Graphic Organisers

I recently stumbled across the notion of graphic organisers while rummaging around on Pinterest, although it’s probably an idea most teachers will have come across or informally used. Venn diagrams or tables of information, for example, represent proto forms of graphical organisation.

Sandringham School Version

All this post suggests is that it’s possible to formalise these practices into graphical formats that allow you and your students to represent information in visually consistent ways, either by providing students with information templates (a solid state form of graphical organisation that involves students using pre-existing graphical formats) or by encouraging them to develop their own graphical organisational forms (a free-form version that operates within a loose set of rules).

This post focuses on the solid state form because it’s the easiest to construct (there are loads of pre-existing templates) and initially explain to students. The ability to use existing templates as a way of representing and structuring information is also a big advantage when students are being introduced to this slightly different way of “making notes”.

If you’re interested in the free-form version have a look at this example of sociological perspectives (as an online flipbook or a pdf version)

Here, the rules are defined by the creator (such as an individual student); in this example the rules I’ve defined are simple: start with the main point you want to represent, show how various key ideas are linked to that idea and include short notes to illustrate each idea. This then builds into an overview “Map” of, in this case, sociological perspectives.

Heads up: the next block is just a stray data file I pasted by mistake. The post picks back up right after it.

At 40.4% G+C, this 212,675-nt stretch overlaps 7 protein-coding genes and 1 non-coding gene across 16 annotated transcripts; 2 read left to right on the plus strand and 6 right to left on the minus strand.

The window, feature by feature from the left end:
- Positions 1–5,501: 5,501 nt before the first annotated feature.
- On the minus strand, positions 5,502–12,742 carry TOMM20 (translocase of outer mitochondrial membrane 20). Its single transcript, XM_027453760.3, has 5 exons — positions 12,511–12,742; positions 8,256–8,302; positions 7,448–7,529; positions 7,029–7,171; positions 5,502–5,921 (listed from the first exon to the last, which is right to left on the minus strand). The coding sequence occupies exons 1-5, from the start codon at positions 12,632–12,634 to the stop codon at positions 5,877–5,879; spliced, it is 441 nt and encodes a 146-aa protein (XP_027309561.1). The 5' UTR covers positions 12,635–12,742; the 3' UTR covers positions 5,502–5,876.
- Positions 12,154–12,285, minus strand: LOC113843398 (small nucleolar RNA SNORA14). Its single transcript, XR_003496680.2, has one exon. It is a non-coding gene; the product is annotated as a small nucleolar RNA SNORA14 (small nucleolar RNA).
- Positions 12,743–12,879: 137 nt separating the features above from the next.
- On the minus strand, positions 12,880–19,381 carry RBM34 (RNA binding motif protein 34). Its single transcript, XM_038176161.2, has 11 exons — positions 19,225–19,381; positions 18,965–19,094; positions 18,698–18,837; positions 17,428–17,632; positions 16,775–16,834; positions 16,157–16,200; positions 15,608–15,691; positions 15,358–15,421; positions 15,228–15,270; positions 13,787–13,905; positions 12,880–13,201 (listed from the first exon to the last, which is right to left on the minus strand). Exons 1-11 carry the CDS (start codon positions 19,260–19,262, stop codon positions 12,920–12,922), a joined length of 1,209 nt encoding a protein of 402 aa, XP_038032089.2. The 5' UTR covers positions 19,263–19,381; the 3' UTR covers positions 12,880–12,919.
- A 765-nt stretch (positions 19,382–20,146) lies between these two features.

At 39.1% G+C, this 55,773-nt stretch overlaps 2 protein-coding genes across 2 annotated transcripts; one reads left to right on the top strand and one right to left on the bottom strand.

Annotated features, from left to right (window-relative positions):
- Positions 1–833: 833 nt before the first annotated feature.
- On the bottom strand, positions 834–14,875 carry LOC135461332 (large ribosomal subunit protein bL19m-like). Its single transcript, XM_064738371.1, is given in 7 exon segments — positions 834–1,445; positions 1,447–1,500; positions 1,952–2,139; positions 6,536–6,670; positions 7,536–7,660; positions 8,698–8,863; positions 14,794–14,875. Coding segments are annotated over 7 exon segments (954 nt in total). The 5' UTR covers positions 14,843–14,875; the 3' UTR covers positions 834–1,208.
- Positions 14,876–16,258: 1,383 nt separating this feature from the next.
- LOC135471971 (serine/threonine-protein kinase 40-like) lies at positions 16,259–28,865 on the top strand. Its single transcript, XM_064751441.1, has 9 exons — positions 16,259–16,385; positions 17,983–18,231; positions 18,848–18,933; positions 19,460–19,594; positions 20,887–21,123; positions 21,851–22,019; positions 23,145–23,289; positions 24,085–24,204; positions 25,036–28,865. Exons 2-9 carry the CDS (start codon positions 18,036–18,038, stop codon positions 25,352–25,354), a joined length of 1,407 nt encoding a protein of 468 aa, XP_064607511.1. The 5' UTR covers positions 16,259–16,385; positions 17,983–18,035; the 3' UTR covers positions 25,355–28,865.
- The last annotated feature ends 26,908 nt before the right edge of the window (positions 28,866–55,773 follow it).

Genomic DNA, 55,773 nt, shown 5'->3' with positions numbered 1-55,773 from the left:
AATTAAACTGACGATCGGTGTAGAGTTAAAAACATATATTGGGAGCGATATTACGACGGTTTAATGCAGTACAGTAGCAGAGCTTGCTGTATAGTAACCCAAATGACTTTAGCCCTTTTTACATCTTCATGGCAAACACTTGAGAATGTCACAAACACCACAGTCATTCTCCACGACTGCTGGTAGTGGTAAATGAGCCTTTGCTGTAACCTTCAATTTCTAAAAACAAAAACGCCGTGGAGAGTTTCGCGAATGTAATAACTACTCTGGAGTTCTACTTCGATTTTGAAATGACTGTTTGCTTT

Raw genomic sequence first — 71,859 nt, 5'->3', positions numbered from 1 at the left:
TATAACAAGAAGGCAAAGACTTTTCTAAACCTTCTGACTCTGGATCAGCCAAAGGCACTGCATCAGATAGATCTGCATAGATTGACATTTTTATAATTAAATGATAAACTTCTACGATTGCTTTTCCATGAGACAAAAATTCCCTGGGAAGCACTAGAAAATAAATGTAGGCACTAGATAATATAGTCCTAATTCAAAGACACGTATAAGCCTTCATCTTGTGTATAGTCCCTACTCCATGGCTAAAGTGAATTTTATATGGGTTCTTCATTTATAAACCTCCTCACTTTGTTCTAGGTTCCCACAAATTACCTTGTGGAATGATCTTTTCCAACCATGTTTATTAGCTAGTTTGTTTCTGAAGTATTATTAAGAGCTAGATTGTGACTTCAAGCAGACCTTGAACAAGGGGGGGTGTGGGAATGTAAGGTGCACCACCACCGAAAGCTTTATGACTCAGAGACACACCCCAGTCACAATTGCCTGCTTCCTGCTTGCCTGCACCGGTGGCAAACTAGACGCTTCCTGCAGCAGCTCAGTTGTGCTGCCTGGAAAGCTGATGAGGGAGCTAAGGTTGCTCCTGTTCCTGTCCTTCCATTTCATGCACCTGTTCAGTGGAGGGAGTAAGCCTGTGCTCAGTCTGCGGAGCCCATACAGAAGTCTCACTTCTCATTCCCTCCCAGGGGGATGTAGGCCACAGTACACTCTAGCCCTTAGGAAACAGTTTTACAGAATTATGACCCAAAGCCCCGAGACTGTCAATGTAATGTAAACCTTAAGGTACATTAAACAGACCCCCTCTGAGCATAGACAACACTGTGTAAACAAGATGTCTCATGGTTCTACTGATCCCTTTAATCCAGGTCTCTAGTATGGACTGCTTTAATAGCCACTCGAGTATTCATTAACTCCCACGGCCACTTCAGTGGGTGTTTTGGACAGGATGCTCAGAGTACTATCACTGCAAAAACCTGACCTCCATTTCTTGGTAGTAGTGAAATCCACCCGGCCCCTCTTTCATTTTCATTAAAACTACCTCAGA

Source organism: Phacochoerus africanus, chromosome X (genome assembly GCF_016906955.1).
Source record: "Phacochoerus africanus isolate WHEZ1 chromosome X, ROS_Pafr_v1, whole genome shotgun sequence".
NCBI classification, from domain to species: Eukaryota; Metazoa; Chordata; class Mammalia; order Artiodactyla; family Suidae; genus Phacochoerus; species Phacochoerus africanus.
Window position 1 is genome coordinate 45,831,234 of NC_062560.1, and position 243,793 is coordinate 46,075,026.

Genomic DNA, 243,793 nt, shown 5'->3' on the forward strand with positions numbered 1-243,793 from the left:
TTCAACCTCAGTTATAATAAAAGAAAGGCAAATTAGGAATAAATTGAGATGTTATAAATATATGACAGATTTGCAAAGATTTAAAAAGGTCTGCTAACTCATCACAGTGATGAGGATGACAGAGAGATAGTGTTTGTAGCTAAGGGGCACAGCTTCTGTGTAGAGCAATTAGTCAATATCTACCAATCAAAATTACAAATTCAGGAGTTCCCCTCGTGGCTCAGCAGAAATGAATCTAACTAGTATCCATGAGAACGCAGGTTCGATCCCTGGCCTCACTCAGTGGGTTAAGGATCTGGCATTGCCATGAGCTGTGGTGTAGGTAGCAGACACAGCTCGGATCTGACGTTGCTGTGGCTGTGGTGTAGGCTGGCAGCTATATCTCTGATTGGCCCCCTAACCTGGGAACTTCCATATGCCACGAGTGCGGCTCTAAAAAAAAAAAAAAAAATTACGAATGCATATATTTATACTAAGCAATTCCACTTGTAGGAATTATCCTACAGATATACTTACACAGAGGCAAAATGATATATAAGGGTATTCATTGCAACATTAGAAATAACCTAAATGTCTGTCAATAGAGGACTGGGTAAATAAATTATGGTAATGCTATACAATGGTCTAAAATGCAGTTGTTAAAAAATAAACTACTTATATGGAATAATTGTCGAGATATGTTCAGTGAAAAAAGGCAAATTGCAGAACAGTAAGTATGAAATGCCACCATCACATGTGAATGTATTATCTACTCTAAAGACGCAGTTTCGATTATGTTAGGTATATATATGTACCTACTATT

While free-form graphic organisers are probably the most personal and responsive types, they’re a technique that may be best introduced after your students have grasped the basic idea underpinning the graphical representation of information.

Solid State…

As I’ve suggested, there are a lot of different templates that can be applied to the graphical organisation of information and, if things pan-out as they should, I’ll be adding as many as I can find – and think are useful for a-level sociology or psychology – in later posts.

Initially, however, I want to focus on an organiser I came across through a post on the Sandringham School website by an unnamed sociology teacher. In basic terms, this took a model of graphical organisation developed by Frederick Frayer and adapted it slightly to reflect the needs of a-level sociology students.

Alternative Version

In turn, I’ve adapted the Sandringham version to focus on a more “strengths v weaknesses” approach to representing information. Both versions are included in this PowerPoint Presentation so you can either choose between them or adapt one or other to your own particular needs.

I’ve used PowerPoint for a couple of reasons:

Firstly, if you’re going to use graphic organisers with your students you’ll need to explain how they work and a PowerPoint Presentation seemed to me as good a way as any.

Secondly, if you want to use either or both versions with your students it’s easy enough to Export each set as a pdf document. Students can either type information into the document or copy the basic template onto A4 paper.

For reasons that will become clear if you use the PowerPoint / Pdf version, I’ve left the central box in the slide empty. It would normally be filled with whatever key concept / theory / method or perspective you want your students to cover.

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